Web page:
Those who aspire to “easy” degrees hurt themselves and others.
Jesus made it clear that faith, not education, is necessary for salvation. Fortunately for most of us, he doesn’t require his followers to hold Ph.D.’s from Harvard or to spend three grueling years at a highly acclaimed seminary. When he came to earth, he chose fishermen, not ichthyologists, to be his companions.
Yet scholarship has advanced the Christian faith in indispensable ways. Had it not been for the scholars who spent those grueling years learning and translating Hebrew and Greek into English, we would know much less about Jesus and the fishermen he found so special. Scholars labor to form clear doctrinal statements so the masses can have the luxury of making simple proclamations of faith.
Today, as in other ages, the contributions of good scholarship go largely unappreciated. Theologian R. C. Sproul has observed that the church is in the most anti-intellectual era of its history. Related to this anti-intellectualism is a pseudo-intellectual trend exemplified by the abundance of unaccredited theological schools that offer degrees by mail.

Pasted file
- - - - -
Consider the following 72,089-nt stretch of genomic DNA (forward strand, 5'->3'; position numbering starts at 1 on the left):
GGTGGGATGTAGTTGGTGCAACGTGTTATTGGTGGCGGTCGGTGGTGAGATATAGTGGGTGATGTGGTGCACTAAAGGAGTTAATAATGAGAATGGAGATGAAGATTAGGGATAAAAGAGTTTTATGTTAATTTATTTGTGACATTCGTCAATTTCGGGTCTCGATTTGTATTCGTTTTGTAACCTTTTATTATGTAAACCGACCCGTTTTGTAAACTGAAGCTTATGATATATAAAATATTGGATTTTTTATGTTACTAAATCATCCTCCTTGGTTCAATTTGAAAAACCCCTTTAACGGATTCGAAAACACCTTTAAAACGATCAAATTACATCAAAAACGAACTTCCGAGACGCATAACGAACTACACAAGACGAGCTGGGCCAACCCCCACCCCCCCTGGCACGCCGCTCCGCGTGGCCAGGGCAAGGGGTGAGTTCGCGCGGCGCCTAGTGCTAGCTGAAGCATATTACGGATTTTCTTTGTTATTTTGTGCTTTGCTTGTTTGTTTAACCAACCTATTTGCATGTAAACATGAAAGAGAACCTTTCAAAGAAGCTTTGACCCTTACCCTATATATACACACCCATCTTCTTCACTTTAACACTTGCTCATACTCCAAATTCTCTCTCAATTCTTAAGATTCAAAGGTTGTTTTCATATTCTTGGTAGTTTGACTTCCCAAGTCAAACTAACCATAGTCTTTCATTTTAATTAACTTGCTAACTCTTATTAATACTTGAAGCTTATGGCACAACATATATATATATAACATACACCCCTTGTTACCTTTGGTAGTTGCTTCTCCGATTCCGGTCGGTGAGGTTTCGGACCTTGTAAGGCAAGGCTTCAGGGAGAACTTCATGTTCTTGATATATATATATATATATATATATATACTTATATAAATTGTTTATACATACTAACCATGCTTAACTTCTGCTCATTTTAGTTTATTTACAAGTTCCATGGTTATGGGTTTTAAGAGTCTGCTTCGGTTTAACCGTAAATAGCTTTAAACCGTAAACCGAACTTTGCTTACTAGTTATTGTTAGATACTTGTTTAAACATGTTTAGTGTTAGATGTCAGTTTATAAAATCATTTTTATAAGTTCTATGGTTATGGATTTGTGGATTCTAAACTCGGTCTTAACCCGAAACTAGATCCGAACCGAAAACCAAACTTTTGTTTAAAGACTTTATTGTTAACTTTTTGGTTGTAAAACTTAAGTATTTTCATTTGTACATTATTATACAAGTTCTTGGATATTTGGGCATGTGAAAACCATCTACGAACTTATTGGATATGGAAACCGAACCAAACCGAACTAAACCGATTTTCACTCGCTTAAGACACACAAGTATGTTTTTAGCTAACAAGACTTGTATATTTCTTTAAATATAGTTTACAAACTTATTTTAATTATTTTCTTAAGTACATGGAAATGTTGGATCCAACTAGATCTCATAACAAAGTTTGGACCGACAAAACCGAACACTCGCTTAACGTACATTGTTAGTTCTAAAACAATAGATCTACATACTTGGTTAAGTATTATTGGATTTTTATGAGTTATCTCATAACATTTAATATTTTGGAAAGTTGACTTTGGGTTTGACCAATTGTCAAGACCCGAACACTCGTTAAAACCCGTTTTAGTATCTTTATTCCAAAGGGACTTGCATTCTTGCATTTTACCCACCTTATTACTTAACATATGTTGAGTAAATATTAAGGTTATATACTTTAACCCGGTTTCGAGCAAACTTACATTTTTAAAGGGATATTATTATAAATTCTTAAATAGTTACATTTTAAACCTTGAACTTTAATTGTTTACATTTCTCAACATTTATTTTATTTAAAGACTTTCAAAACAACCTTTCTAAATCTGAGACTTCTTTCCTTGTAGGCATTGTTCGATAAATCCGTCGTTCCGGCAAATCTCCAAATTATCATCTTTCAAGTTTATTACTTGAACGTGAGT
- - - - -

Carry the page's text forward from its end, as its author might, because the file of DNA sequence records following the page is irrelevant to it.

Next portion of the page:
Some 250 religious correspondence schools operate in this country, according to John Bear, a specialist in nontraditional higher education. One of the largest is the International Bible Institute and Seminary (IBIS), in Plymouth, Florida, near Orlando. At IBIS and similar schools, a person does not have to learn Hebrew or Greek—or delve deeply into scholarly research—to get an impressive list of degrees placed by his name.
It is not only the degree-hungry who find these schools attractive. Correspondence schools can be tempting to busy laymen or pastors who want to increase their knowledge, ...1
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